By Alexander Reed CFP® ChFC®
The switch from wealth building in your working years to wealth income in retirement years seems simple. Common advice is to simply shift investments from growth stocks to dividend-paying stocks and buy more bonds. At first glance, this seems simple, but many retirees are discovering hidden income traps.
Today, let’s look at the two biggest retirement income traps and see how we can avoid them.
Trap # 1: Using Only Traditional Bonds
Remember your mortgage rate when you bought your first house versus the last time you refinanced? How much interest did you earn at the bank 30 years ago? These are not just percentage numbers, but dollars and cents that add up.
Traditional investors used to purchase long-term bonds from the government called treasury bonds. These were effective instruments because they were considered secure and paid a great interest rate called ‘yield’. Back in 1990, a 10-year treasury bond yield was 8.5 percent and the United States government credit rating was AAA. Currently, the same bond today yields only 2.4 percent, and the U.S. was downgraded to AA+ credit rating. This means a retiree will need 3.5 times more money to generate the same income!
The kicker is when interest rates rise, an individual bond value will decrease. So, the more a traditional bond investor moves to new, higher interest rate bonds, the less they make from the sale of the old bond. This is a common retirement income trap that’s hard to see – it’s a jungle out there, watch your step.
Trap #2: Buying Stocks Based on the Dividend Yield
Most people are aware of the current low-interest rate environment, so they decide to invest in dividend-paying stocks. A great choice – or are they?
In order to understand dividend-paying stocks, we need to understand why a company pays a dividend – a partial distribution of profits from a company to the investors (a.k.a., “shareholders”). The dividend amount is determined by the company’s board of directors as a fixed dollar amount per share (not a percentage).
The dividend yield percentage is then determined by dividing the dividend by the current share price. For example, if a company pays a $3.00 dividend per share and the current share price is $100.00, the dividend yield would be 3 percent.
Here’s where it’s easy to lose the logic. If a company is not making a profit, how can it pay a dividend? If a company is struggling to grow and make future profits, how would it be able to sustain the dividend in the future? That’s where the trap is.
Not fully understanding the waters they are sailing, investors often search for and buy stocks based on the dividend yield percentage, not the dividend itself. But if a company’s share price goes down, doesn’t the yield increase? Yes, but the dividend remains the same. When the share price drops to $30, suddenly that $3 dividend becomes a 10 percent yield rather than 3 percent. Sounds pretty good right? Except the payment actually hasn’t changed.
Now that we understand the finer points of dividends, the question is: why is the share price declining for a healthy, profitable company? Where will this go in the long run?
Have you tried to shop at Sears lately? This makes me think of Jack and Rose on the bow of the Titanic with arms spread wide enjoying the ride – everything is good … until it isn’t.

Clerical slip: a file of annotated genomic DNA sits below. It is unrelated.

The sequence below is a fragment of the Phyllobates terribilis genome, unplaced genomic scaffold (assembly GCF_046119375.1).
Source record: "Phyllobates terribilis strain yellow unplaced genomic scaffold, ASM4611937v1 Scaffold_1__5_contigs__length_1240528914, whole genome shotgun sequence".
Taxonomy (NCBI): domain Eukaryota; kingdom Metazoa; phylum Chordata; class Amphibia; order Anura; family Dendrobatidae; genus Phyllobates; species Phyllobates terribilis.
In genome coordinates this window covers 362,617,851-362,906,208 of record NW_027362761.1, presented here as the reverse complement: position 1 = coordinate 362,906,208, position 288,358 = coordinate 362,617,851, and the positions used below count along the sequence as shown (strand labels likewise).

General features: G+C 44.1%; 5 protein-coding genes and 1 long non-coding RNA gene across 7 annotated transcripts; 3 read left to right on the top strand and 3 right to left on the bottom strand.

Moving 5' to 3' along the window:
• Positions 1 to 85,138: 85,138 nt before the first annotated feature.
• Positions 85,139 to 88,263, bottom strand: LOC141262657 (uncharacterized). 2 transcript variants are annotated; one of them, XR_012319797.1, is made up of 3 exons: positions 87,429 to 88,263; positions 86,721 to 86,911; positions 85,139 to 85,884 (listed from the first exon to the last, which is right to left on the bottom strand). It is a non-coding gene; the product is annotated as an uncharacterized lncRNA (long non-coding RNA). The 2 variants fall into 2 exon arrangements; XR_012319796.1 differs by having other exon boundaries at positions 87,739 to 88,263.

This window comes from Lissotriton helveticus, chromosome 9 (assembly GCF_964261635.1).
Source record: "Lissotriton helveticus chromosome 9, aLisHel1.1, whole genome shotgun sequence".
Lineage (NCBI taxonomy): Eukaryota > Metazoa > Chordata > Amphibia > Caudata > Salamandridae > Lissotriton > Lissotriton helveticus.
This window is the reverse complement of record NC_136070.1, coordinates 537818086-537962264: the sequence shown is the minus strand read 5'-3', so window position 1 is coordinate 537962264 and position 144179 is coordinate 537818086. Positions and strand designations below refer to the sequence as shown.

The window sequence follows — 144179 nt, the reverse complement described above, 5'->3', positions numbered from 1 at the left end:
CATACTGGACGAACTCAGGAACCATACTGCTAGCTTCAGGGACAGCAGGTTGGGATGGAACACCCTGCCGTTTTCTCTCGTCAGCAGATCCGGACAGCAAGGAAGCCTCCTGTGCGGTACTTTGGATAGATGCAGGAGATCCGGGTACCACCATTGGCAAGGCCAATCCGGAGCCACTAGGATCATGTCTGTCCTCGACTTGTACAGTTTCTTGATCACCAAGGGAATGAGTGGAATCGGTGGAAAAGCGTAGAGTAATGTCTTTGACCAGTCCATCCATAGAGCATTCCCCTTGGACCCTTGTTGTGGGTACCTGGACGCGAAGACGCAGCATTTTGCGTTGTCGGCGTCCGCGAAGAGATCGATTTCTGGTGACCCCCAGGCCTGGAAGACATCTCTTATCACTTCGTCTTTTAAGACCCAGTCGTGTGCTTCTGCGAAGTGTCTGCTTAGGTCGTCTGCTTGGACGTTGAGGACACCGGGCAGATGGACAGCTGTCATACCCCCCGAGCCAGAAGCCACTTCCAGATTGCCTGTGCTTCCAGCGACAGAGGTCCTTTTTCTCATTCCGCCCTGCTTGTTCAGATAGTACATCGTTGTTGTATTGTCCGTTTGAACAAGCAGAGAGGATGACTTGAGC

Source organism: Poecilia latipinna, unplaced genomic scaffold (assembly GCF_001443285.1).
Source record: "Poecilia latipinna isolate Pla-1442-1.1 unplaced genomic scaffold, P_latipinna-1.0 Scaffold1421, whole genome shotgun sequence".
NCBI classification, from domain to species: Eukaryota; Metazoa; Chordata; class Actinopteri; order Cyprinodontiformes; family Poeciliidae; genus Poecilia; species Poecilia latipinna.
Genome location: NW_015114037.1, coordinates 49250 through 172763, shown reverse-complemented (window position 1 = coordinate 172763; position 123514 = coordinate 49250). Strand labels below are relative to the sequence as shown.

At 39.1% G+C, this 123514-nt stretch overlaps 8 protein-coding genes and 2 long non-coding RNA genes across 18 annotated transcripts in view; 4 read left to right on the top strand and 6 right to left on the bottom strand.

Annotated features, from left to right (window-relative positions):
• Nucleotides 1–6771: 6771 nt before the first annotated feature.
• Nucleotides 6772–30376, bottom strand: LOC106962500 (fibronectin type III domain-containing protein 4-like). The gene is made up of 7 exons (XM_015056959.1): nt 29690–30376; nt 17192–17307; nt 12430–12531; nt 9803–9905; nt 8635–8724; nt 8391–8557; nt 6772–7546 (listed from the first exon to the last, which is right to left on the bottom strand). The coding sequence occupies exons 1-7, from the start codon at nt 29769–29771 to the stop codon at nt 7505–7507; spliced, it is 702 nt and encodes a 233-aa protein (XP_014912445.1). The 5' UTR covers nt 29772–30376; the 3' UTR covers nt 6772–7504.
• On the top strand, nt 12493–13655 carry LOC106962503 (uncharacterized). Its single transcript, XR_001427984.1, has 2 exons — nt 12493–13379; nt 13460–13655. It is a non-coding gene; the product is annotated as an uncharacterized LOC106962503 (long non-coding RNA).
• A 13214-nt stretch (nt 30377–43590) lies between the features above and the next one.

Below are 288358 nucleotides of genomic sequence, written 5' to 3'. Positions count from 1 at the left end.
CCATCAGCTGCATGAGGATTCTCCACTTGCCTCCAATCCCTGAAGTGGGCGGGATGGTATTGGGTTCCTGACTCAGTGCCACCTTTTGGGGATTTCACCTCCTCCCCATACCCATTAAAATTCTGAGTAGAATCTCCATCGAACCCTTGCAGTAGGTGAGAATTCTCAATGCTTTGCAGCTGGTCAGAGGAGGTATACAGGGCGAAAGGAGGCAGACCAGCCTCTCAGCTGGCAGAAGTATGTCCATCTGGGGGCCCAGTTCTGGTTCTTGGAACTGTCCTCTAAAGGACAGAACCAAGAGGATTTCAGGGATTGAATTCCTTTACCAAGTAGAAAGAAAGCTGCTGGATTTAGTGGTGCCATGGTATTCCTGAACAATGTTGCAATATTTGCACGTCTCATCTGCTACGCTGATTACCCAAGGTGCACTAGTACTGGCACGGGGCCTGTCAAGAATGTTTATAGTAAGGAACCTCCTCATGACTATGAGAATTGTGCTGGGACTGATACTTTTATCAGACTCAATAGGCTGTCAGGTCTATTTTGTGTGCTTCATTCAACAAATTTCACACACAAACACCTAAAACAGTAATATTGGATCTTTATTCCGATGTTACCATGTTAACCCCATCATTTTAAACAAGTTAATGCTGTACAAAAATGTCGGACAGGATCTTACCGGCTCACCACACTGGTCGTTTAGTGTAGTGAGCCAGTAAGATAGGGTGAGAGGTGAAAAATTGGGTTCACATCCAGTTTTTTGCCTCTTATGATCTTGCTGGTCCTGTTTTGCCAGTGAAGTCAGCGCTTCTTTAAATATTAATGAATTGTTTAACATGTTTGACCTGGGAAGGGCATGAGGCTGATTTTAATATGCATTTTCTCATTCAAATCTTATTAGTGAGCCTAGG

How can we avoid these potential retirement income traps? Consider these two strategies.
Avoiding the Trap: Think Broader for Bond Yield
Low-interest rates do not mean that bonds are not good. It just means we have to work a little harder to find interest income, so think broader. The federal government isn’t the only entity that issues bonds. There are many other bond asset classes such as corporate bonds, municipal bonds, preferred stocks, floating rating loans, bank loans, convertible bonds, mortgage-backed bonds, foreign bonds, real estate-backed bonds and even money markets.
Be open to, and aware of, other alternatives and be strategic in investment allocation to generate additional yield. Since individual bonds are not as easily traded and are typically traded in large quantities at once, it can be difficult for an individual investor to buy and sell in bond markets. Look for a qualified money manager, ETF or fund that has a strategic approach to fixed income.
Avoiding the Trap: Think Dividend Quality
A better bet for long-term dividend yield is looking for high quality, growing companies that pay dividends. If we determined that dividends are generated from profits, then it would make sense that a company that has growing profits will be able to pay even higher dividends in the future.
Income-focused retirees often overlook investing in companies like these because they do not typically pay the highest dividend yield right away. I know, this seems counter-intuitive. Think about it this way: if a company is not paying out a large portion of its profits, it is most likely (or hopefully) reinvesting those profits back into the business. With good management, a company should be able to generate a return on those funds, which increase future profit and therefore, increase the ability to pay a higher dividend. Profit reinvestment should increase the value of the company and therefore the share price.
How Can We Help?
Whether you’re already retired, or preparing for a retirement that may seem a long way off, your Carson advisor is here to help you plan for tomorrow. Our team offers comprehensive planning that shapes your portfolio according to your needs, today and in the future. Call us today for a consultation.
The return and principal value of bonds fluctuate with changes in market conditions. If bonds are not held to maturity, they may be worth more or less than their original value.
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